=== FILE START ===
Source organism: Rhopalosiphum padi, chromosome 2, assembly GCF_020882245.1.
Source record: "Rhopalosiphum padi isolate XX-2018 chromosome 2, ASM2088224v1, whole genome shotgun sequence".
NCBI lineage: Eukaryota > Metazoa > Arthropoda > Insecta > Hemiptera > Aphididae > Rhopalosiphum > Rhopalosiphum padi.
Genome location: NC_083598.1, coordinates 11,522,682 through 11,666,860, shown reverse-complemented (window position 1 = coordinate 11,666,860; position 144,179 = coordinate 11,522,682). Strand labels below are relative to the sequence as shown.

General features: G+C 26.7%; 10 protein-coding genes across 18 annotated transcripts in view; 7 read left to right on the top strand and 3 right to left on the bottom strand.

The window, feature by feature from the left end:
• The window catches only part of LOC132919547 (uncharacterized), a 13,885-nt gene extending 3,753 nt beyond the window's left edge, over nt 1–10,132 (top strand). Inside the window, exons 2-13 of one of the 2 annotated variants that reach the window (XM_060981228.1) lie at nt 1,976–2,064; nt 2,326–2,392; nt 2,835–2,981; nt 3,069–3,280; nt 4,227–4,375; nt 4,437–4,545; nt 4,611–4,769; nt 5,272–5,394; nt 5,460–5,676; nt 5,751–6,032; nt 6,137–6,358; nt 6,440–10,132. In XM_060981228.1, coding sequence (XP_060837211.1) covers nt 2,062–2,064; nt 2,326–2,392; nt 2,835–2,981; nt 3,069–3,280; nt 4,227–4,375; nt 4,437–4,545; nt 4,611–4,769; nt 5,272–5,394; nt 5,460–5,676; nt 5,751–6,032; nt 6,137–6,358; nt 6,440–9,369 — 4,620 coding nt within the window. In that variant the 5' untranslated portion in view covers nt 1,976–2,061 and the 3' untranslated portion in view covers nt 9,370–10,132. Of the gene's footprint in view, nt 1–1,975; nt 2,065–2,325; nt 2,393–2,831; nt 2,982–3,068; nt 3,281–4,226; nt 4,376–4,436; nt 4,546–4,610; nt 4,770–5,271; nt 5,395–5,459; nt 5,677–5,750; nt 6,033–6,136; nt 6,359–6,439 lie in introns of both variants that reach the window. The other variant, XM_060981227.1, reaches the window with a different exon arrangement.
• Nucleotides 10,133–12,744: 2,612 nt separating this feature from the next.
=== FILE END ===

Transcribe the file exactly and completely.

Source organism: Rhopalosiphum padi, chromosome 2, assembly GCF_020882245.1.
Source record: "Rhopalosiphum padi isolate XX-2018 chromosome 2, ASM2088224v1, whole genome shotgun sequence".
NCBI lineage: Eukaryota > Metazoa > Arthropoda > Insecta > Hemiptera > Aphididae > Rhopalosiphum > Rhopalosiphum padi.
Genome location: NC_083598.1, coordinates 11,522,682 through 11,666,860, shown reverse-complemented (window position 1 = coordinate 11,666,860; position 144,179 = coordinate 11,522,682). Strand labels below are relative to the sequence as shown.

General features: G+C 26.7%; 10 protein-coding genes across 18 annotated transcripts in view; 7 read left to right on the top strand and 3 right to left on the bottom strand.

The window, feature by feature from the left end:
• The window catches only part of LOC132919547 (uncharacterized), a 13,885-nt gene extending 3,753 nt beyond the window's left edge, over nt 1–10,132 (top strand). Inside the window, exons 2-13 of one of the 2 annotated variants that reach the window (XM_060981228.1) lie at nt 1,976–2,064; nt 2,326–2,392; nt 2,835–2,981; nt 3,069–3,280; nt 4,227–4,375; nt 4,437–4,545; nt 4,611–4,769; nt 5,272–5,394; nt 5,460–5,676; nt 5,751–6,032; nt 6,137–6,358; nt 6,440–10,132. In XM_060981228.1, coding sequence (XP_060837211.1) covers nt 2,062–2,064; nt 2,326–2,392; nt 2,835–2,981; nt 3,069–3,280; nt 4,227–4,375; nt 4,437–4,545; nt 4,611–4,769; nt 5,272–5,394; nt 5,460–5,676; nt 5,751–6,032; nt 6,137–6,358; nt 6,440–9,369 — 4,620 coding nt within the window. In that variant the 5' untranslated portion in view covers nt 1,976–2,061 and the 3' untranslated portion in view covers nt 9,370–10,132. Of the gene's footprint in view, nt 1–1,975; nt 2,065–2,325; nt 2,393–2,831; nt 2,982–3,068; nt 3,281–4,226; nt 4,376–4,436; nt 4,546–4,610; nt 4,770–5,271; nt 5,395–5,459; nt 5,677–5,750; nt 6,033–6,136; nt 6,359–6,439 lie in introns of both variants that reach the window. The other variant, XM_060981227.1, reaches the window with a different exon arrangement.
• Nucleotides 10,133–12,744: 2,612 nt separating this feature from the next.